Long Beach Lunch: Chicken Dijon

Editor's Note: Chicken Dijon has now closed.

There are a lot of casual-quickie restaurant chains that have made an entire empire out of serving rotisserie chicken combo plates and assorted comfort-food sides. In Southern California, they seem to be all over the place: Santa Monica's Koo Koo Roo, California Chicken Cafe in the San Fernando Valley, even the lone Kenny Roger's Roasters in the Ontario Mills Mall, places that laud healthy meat options, while simultaneously offering it alongside American staples like mac 'n' cheese and mashed potatoes.

In Long Beach, however, the one such chicken eatery is Chicken Dijon, a South Bay-based (with a location in Irvine) rotisserie and grill that is more Mediterranean influenced than anything else, serving chicken meals laced with garlic sauce and Greek-style sides perfect for a light refuel after a few hours of Christmas shopping.


Tucked into a neutral-colored corner of the Marina Pacifica shopping center (formerly the Wow! Center), Long Beach's Chicken Dijon never seems to get any love. Every time I go in there, I am one of only a few customers and whenever I mention its affordable prices and Greek specialties to someone, they have never heard of it before.

Yet this unsuspecting corporate-looking eatery (the interior could easily be that of a Pick Up Stix or autumn-colored Baja Fresh) smushed between a Barnes and Noble and an AMC Movie Theater complex is one of my choice lunch spots in town, if not for its plentiful free parking than for its stress-free order-at-the-counter-and-we'll-deliver-to-the-number-on-your-stick routine.

Usually, I order the do-it-yourself chicken meal which asks you to choose how much of a chicken you want and two sides to go along with it. But the last time I went, a sign taped to the cash register advertised a $7.99 “chicken and rice plate” and with an offering of all white-meat, Not knowing how filling the plate would be, I also ordered a side of Mediterranean fries, which came first, covered in Parmesan, feta cheese and chopped garlic–loads of it.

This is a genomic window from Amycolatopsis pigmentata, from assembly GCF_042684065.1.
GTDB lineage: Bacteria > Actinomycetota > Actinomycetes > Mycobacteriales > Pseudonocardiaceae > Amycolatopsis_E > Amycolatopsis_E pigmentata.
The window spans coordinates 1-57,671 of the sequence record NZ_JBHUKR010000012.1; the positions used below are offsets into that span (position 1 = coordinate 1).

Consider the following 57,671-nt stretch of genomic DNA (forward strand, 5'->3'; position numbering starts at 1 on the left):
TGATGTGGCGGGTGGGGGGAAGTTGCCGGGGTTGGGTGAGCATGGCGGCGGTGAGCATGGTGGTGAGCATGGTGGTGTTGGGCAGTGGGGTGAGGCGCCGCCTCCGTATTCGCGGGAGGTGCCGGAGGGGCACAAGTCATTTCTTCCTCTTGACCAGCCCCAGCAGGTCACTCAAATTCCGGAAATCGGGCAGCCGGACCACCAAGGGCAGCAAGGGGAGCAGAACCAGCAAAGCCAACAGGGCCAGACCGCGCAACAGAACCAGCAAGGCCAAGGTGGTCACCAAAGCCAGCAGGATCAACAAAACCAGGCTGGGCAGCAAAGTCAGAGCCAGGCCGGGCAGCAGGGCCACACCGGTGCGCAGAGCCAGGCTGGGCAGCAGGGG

In fact, everything I ordered came covered in garlic, either chopped or ground up into Chicken Dijon's homemade garlic sauce, a side of which is served with every meal. Despite being already being topped with garlic, the cheese-fries tasted even better when dipped in this house sauce, which looks like a white dill tartar but tastes more like evaporated garlic cotton candy, leaving little wisps of the pungent flavor that refused to overwhelm. 

My mysterious chicken and rice plate was a Long Beach Luncher's generously portioned dream: a full plate of boneless shredded chicken (“with Mediterranean spices”) served over a bed of rice with a side salad. Garlic inventory was just as high as it had been on the fries with a helping of the garlic sauce covering the chicken-and-rice mound and another cup of the stuff waiting on the side with some slices of pita bread. I used it all, kissable breath be damned.

Thankful to not have to cut up the chicken or eat meat off a bone, I also found multiple ways to use the tender, shredded chicken from smothering it in the garlic sauce and loading it up on a pita to mashing it into some saffron-style rice pilaf and scooping up forkfuls.

With a slew of affordable salads, sides and traditional Greek sandwiches left to try on the menu, Chicken Dijon is the non-corporate food option that keeps me from shopping at the Long Beach Town Centre. The only thing that could have made my most recent meal better was a bowl of hummus or baba ganoush, something that could thankfully have been remedied with a few bucks and another trip to the register. 

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